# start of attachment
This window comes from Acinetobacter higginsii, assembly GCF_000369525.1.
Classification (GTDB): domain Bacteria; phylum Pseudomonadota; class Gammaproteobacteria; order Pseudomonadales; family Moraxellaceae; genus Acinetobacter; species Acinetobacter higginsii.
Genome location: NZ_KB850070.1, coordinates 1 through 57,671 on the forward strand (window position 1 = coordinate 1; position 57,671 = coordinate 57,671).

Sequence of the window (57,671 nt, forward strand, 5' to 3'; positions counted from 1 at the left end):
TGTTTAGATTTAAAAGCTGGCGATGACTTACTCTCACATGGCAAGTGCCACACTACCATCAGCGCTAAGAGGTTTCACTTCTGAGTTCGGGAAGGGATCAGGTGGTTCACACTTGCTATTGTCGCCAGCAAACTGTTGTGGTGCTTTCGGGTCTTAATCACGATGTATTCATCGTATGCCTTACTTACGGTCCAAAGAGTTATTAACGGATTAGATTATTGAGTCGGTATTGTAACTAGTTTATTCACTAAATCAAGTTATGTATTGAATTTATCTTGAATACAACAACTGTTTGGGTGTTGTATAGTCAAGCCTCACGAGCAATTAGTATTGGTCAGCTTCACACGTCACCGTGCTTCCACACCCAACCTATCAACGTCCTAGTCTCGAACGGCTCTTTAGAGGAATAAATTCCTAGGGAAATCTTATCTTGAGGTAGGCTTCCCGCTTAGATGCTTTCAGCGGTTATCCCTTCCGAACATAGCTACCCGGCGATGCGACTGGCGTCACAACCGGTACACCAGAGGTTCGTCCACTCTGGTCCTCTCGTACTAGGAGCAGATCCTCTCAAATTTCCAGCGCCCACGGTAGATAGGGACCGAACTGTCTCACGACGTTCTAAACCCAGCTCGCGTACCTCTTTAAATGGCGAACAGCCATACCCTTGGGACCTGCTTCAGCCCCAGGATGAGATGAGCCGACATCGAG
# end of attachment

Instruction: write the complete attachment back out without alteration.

This window comes from Acinetobacter higginsii, assembly GCF_000369525.1.
Classification (GTDB): domain Bacteria; phylum Pseudomonadota; class Gammaproteobacteria; order Pseudomonadales; family Moraxellaceae; genus Acinetobacter; species Acinetobacter higginsii.
Genome location: NZ_KB850070.1, coordinates 1 through 57,671 on the forward strand (window position 1 = coordinate 1; position 57,671 = coordinate 57,671).

Sequence of the window (57,671 nt, forward strand, 5' to 3'; positions counted from 1 at the left end):
TGTTTAGATTTAAAAGCTGGCGATGACTTACTCTCACATGGCAAGTGCCACACTACCATCAGCGCTAAGAGGTTTCACTTCTGAGTTCGGGAAGGGATCAGGTGGTTCACACTTGCTATTGTCGCCAGCAAACTGTTGTGGTGCTTTCGGGTCTTAATCACGATGTATTCATCGTATGCCTTACTTACGGTCCAAAGAGTTATTAACGGATTAGATTATTGAGTCGGTATTGTAACTAGTTTATTCACTAAATCAAGTTATGTATTGAATTTATCTTGAATACAACAACTGTTTGGGTGTTGTATAGTCAAGCCTCACGAGCAATTAGTATTGGTCAGCTTCACACGTCACCGTGCTTCCACACCCAACCTATCAACGTCCTAGTCTCGAACGGCTCTTTAGAGGAATAAATTCCTAGGGAAATCTTATCTTGAGGTAGGCTTCCCGCTTAGATGCTTTCAGCGGTTATCCCTTCCGAACATAGCTACCCGGCGATGCGACTGGCGTCACAACCGGTACACCAGAGGTTCGTCCACTCTGGTCCTCTCGTACTAGGAGCAGATCCTCTCAAATTTCCAGCGCCCACGGTAGATAGGGACCGAACTGTCTCACGACGTTCTAAACCCAGCTCGCGTACCTCTTTAAATGGCGAACAGCCATACCCTTGGGACCTGCTTCAGCCCCAGGATGAGATGAGCCGACATCGAG